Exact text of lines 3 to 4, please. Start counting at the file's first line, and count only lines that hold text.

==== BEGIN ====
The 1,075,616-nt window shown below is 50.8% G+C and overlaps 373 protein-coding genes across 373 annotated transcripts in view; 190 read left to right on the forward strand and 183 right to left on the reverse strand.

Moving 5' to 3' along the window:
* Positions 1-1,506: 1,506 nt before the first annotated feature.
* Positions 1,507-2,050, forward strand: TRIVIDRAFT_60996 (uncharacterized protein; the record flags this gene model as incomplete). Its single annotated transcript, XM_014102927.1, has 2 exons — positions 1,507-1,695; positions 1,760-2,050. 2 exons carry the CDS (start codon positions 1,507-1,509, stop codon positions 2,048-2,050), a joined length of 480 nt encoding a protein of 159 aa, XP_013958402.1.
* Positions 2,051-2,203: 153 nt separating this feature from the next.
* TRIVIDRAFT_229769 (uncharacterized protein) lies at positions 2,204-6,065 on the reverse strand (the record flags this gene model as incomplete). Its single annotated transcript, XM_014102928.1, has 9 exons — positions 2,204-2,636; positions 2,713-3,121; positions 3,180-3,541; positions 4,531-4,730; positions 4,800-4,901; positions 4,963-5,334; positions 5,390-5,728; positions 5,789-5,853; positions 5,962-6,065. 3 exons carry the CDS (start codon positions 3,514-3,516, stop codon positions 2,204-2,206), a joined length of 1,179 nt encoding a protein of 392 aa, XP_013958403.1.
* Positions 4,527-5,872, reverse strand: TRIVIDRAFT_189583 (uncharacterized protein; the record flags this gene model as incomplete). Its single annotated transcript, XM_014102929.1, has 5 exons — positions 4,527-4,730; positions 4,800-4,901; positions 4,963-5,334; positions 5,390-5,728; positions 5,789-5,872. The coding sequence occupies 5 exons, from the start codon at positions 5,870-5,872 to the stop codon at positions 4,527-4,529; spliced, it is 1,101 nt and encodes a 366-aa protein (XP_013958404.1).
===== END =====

* Positions 1-1,506: 1,506 nt before the first annotated feature.
* Positions 1,507-2,050, forward strand: TRIVIDRAFT_60996 (uncharacterized protein; the record flags this gene model as incomplete). Its single annotated transcript, XM_014102927.1, has 2 exons — positions 1,507-1,695; positions 1,760-2,050. 2 exons carry the CDS (start codon positions 1,507-1,509, stop codon positions 2,048-2,050), a joined length of 480 nt encoding a protein of 159 aa, XP_013958402.1.